When Ed Miliband tells Labour conference delegates that he plans to break up Britain's banks should they backslide on tough new regulations, he is going further than the usual banker-bashing. When he attacks the government, which he argues has capitulated to intense lobbying and let the banks off the regulatory hook, it is not from the easy hit school of political point-scoring.

His strategy is broader and goes back to his long-held belief that a buccaneering, devil-take-the-hindmost approach to business is out of place in the 21st century. More than that, it is counterproductive and harmful to an economy that needs to shift away from a reliance on the money made by banks and their chief asset – the inflated loans made on seemingly irresistible property speculation.

Miliband may seem an awkward, even alien performer to some , but he will strengthen his appeal if he can stitch together policies that resonate with an audience that has spent the last four years watching incredulously as the City and the wealthy successfully defend their corner. Responsible capitalism sounds dull and un-British, but it also presents an opportunity for a little reinvention and a greater degree of fairness. It also has the potential to enthuse disenchanted Liberal Democrats as much as it does delegates desperate for some policy meat from the podium.

At the moment, we are going backwards, with income inequality getting worse and austerity leaving the wealthy unscathed. The crimes of the banks are many and well documented. They stretch from the branches and call centres that mis-sold payment protection insurance to the trading rooms that fiddled industry-wide interest rates and the boardrooms, where characters such as Barclays' boss Bob Diamond sanctioned aggressive tax-avoidance schemes. Not to mention the drug-running and money-laundering schemes that went on under the noses of HSBC and Standard Chartered and for which they have paid multibillion pound fines. Yet their lobbying power remains undiminished. » | Editorial | Saturday, September 29, 2012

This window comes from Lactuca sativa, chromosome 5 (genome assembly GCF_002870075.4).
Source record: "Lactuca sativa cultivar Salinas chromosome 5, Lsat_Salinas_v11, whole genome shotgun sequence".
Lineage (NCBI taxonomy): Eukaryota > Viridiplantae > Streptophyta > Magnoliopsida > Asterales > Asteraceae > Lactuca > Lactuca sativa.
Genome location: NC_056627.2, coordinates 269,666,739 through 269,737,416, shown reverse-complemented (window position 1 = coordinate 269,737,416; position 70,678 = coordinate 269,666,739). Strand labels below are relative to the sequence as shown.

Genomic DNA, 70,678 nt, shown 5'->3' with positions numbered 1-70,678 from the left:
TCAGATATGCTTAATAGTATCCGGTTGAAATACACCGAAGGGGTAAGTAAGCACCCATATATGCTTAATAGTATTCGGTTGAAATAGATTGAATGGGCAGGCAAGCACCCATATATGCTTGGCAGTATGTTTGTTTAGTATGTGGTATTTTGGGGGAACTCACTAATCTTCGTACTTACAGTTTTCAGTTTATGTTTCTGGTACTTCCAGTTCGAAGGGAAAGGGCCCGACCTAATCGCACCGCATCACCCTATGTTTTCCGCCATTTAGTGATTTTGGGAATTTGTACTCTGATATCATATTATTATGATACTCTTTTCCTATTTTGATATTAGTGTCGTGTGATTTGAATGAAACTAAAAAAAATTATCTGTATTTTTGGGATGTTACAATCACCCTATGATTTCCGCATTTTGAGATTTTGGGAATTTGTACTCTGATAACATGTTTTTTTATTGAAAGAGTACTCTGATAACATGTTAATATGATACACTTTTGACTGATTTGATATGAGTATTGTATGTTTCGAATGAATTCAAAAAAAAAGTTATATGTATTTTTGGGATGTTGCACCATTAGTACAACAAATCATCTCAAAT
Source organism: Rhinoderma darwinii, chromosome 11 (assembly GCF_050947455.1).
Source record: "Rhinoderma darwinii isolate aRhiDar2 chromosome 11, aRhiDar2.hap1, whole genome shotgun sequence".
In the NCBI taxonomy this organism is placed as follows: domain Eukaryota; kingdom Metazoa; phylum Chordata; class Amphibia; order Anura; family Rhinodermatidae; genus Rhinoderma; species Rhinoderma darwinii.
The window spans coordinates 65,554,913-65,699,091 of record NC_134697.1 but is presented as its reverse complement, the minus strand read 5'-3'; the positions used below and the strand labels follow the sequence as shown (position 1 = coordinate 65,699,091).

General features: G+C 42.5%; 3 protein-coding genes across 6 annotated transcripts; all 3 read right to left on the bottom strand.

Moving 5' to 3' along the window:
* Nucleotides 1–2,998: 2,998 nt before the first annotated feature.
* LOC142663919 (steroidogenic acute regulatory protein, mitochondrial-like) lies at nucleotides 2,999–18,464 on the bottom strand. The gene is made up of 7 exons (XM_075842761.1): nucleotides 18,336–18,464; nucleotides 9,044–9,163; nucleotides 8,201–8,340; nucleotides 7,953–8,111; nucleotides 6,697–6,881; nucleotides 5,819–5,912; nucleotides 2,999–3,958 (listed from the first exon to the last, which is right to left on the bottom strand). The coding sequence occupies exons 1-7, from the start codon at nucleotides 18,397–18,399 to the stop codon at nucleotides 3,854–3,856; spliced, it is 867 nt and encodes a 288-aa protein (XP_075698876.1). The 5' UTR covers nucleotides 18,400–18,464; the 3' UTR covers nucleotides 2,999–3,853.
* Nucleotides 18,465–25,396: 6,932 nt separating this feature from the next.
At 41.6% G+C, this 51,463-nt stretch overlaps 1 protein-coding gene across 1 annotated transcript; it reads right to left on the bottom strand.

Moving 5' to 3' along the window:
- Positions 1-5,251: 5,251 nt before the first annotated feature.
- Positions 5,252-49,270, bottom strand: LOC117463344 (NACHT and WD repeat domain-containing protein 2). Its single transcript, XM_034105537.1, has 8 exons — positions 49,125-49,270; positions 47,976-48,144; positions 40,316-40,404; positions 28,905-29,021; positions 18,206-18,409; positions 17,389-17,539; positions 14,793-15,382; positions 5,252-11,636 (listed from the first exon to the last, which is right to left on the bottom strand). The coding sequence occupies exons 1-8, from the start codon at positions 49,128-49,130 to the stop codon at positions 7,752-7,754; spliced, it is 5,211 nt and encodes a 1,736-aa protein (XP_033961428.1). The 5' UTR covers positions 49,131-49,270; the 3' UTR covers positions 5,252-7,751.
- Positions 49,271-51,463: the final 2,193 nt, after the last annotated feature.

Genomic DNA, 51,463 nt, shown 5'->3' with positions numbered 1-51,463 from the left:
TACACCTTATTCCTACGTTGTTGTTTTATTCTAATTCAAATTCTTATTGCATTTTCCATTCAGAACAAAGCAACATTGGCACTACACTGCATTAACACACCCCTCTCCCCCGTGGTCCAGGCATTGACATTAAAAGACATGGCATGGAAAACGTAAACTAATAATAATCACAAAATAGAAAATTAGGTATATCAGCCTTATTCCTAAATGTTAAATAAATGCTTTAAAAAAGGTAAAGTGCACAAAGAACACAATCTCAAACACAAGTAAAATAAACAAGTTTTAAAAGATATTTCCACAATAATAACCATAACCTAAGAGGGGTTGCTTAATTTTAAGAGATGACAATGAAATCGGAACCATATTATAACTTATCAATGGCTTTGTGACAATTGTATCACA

Saturday, 6 October 2012

Iran Crisis: 'We Hardly Make Ends Meet. I Wonder How Poor Families Survive'

THE GUARDIAN: Parvin, a housewife in Tehran, explains how the currency crisis is affecting ordinary Iranians

In Iran, it was always hoped that the man who asks for your daughter's hand would be an engineer or a doctor. But now, with the crisis over the national currency, one joke says: "We had happily assumed that our daughter had married a foreign exchange dealer, but to our dismay it turned out that he was faking and was merely an engineer."

My country's currency, the rial, is losing its value rapidly and we feel its impact in the prices of staple goods, household products and almost everything else. We are a middle-class family and can hardly make ends meet. I wonder how poor families survive.

Prices are going up every day but our income remains static. The money in our pocket comes from my husband who works in a public office. In comparison to last year, his salary has risen very little whereas our daily needs, such as milk, cheese, chicken, are going up disproportionately. » | guardian.co.uk | Friday, October 05, 2012

Parvin is a pseudonym

Friday, 5 October 2012

La croissance zéro s'installe en France

LIBÉRATION: L'Insee rapporte cinq trimestres consécutifs de croissance nulle, et un chômage qui s'envole.